Magazine article UNESCO Courier

Hryhoriy Skovoroda

Magazine article UNESCO Courier

Hryhoriy Skovoroda

Article excerpt

An Enlightenment philosopher of the Ukraine

IN an old district of Kiev, the Podol, a monumental statue looks out over Peter Mogila Academy Square. It depicts a gently smiling man who looks for all the world as if he has just stopped for a chat with the bystanders. He is wearing a simple Cossack's outfit, and slung over his shoulder is his faithful knapsack in which one can easily imagine a flute, a Hebrew Bible and a few manuscripts. The monument is a memorial to Hryhoriy Skovoroda, one of the Ukraine's most brilliant thinkers. Engraved on the pedestal beneath the statue is the epitaph he wrote for himself: "The world wanted to take me over, but it didn't succeed". The words sum up the beliefs, the destiny and the thought of a man who sacrificed a clerical and university career and abandoned the comforts of life as a court poet and musician, choosing instead to live in freedom as an itinerant philosopher.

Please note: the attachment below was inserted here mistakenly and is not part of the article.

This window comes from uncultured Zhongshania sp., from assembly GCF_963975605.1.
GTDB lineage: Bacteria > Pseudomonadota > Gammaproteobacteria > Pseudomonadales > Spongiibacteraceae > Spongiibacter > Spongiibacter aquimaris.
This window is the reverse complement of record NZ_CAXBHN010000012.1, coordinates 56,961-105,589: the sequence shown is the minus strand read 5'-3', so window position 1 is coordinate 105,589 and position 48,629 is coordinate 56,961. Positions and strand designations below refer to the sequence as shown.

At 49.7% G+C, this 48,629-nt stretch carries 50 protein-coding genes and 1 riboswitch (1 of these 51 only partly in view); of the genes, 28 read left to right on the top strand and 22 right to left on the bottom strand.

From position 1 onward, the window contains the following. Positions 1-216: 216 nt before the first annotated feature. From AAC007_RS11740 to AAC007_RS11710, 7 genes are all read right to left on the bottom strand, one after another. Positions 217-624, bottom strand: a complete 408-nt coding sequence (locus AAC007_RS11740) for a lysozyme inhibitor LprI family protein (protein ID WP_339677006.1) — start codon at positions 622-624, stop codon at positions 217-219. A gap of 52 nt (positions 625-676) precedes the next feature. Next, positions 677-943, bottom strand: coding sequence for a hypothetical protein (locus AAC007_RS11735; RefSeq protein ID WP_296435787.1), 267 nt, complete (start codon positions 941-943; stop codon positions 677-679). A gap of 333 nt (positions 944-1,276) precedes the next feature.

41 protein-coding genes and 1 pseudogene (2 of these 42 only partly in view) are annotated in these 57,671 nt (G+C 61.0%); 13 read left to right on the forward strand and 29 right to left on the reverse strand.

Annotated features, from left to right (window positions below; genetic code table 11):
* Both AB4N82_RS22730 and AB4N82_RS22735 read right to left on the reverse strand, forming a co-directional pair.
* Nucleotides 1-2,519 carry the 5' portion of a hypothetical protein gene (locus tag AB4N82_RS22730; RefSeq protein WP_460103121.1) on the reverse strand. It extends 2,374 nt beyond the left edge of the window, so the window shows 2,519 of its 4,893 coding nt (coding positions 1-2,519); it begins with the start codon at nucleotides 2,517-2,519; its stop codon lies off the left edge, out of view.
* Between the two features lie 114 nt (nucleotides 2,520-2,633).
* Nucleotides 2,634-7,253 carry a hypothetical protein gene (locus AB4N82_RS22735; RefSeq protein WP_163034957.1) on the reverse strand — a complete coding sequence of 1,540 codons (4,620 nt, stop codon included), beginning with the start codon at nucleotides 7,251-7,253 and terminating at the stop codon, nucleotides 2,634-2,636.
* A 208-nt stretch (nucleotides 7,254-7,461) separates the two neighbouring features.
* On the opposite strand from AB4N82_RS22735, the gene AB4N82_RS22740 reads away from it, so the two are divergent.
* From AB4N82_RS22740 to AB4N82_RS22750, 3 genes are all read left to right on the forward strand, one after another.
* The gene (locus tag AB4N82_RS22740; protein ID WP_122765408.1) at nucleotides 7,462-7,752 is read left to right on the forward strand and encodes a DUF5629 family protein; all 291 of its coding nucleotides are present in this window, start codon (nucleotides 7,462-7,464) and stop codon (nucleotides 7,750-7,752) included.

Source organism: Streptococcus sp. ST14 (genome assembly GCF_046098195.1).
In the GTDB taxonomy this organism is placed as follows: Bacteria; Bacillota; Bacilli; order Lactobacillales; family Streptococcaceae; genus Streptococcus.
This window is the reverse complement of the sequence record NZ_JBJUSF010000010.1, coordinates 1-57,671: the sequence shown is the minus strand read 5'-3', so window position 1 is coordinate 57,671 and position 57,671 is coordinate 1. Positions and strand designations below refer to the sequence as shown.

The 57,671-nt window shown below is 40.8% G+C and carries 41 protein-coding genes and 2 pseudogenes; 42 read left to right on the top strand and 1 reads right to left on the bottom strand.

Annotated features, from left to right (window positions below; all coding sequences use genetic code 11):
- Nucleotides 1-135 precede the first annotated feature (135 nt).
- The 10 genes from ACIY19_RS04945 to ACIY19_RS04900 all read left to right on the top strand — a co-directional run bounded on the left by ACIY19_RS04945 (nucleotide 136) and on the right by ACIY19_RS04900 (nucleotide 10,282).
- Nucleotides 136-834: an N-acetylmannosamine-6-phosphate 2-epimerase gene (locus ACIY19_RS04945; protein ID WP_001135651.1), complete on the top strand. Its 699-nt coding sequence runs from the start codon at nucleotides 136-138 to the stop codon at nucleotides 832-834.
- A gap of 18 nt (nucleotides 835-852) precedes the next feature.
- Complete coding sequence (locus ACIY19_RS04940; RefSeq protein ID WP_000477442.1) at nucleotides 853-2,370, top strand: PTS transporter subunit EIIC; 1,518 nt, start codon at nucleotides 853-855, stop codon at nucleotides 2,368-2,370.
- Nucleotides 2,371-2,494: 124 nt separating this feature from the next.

Skovoroda was born in 1722 to a Cossack family. After studying the Bible and learning Latin and singing at the school in his native village, Chernuhy, at sixteen he entered the Peter Mogila Academy, the leading university in eastern Europe and the most prestigious Western-style establishment in the Ukraine at that time. While there he studied the works of great European thinkers such as Bacon, Descartes, Leibniz, Locke, Spinoza and Bruno. In 1742 he went as a singer to the court of the Tsarina Elizabeth in Saint Petersburg, but he did not take to court life and returned to Kiev to continue his philosophical and theological studies. When the lime came for him to leave the Academy, it was suggested that he enter holy orders, but he decided instead to accept a diplomatic mission that would take him to many countries over the next four years. Back in the Ukraine, he taught poetry in a seminary at Pereiaslov, not far from Kiev, then at the high school in Harkiv. …

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